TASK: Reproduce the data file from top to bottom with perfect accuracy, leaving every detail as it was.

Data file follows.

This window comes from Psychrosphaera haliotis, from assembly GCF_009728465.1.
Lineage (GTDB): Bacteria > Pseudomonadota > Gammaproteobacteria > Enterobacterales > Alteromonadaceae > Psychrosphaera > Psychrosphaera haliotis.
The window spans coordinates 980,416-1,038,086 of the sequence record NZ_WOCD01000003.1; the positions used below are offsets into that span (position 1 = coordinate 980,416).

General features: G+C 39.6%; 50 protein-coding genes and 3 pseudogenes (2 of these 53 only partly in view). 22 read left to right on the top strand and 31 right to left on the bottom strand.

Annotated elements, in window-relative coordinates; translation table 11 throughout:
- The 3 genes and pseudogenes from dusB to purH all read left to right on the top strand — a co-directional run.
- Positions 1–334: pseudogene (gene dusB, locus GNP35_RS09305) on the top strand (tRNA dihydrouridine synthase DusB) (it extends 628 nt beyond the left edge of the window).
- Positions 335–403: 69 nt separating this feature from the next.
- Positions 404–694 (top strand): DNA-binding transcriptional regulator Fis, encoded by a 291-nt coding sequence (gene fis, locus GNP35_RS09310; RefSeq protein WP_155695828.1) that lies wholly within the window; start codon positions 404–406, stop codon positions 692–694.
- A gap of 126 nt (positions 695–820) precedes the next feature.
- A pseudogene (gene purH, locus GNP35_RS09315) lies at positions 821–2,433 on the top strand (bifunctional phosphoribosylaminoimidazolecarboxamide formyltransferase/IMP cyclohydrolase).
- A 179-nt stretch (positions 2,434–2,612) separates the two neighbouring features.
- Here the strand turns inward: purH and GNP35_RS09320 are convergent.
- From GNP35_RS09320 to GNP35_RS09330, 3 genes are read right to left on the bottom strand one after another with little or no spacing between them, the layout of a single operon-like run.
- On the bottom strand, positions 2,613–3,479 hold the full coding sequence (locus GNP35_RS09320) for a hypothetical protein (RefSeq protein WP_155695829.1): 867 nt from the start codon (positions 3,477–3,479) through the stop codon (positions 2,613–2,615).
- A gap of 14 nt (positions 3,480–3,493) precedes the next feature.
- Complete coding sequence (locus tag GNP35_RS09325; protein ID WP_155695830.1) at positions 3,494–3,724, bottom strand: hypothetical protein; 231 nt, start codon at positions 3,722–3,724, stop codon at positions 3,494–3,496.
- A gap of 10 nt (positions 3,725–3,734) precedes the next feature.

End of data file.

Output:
This window comes from Psychrosphaera haliotis, from assembly GCF_009728465.1.
Lineage (GTDB): Bacteria > Pseudomonadota > Gammaproteobacteria > Enterobacterales > Alteromonadaceae > Psychrosphaera > Psychrosphaera haliotis.
The window spans coordinates 980,416-1,038,086 of the sequence record NZ_WOCD01000003.1; the positions used below are offsets into that span (position 1 = coordinate 980,416).

General features: G+C 39.6%; 50 protein-coding genes and 3 pseudogenes (2 of these 53 only partly in view). 22 read left to right on the top strand and 31 right to left on the bottom strand.

Annotated elements, in window-relative coordinates; translation table 11 throughout:
- The 3 genes and pseudogenes from dusB to purH all read left to right on the top strand — a co-directional run.
- Positions 1–334: pseudogene (gene dusB, locus GNP35_RS09305) on the top strand (tRNA dihydrouridine synthase DusB) (it extends 628 nt beyond the left edge of the window).
- Positions 335–403: 69 nt separating this feature from the next.
- Positions 404–694 (top strand): DNA-binding transcriptional regulator Fis, encoded by a 291-nt coding sequence (gene fis, locus GNP35_RS09310; RefSeq protein WP_155695828.1) that lies wholly within the window; start codon positions 404–406, stop codon positions 692–694.
- A gap of 126 nt (positions 695–820) precedes the next feature.
- A pseudogene (gene purH, locus GNP35_RS09315) lies at positions 821–2,433 on the top strand (bifunctional phosphoribosylaminoimidazolecarboxamide formyltransferase/IMP cyclohydrolase).
- A 179-nt stretch (positions 2,434–2,612) separates the two neighbouring features.
- Here the strand turns inward: purH and GNP35_RS09320 are convergent.
- From GNP35_RS09320 to GNP35_RS09330, 3 genes are read right to left on the bottom strand one after another with little or no spacing between them, the layout of a single operon-like run.
- On the bottom strand, positions 2,613–3,479 hold the full coding sequence (locus GNP35_RS09320) for a hypothetical protein (RefSeq protein WP_155695829.1): 867 nt from the start codon (positions 3,477–3,479) through the stop codon (positions 2,613–2,615).
- A gap of 14 nt (positions 3,480–3,493) precedes the next feature.
- Complete coding sequence (locus tag GNP35_RS09325; protein ID WP_155695830.1) at positions 3,494–3,724, bottom strand: hypothetical protein; 231 nt, start codon at positions 3,722–3,724, stop codon at positions 3,494–3,496.
- A gap of 10 nt (positions 3,725–3,734) precedes the next feature.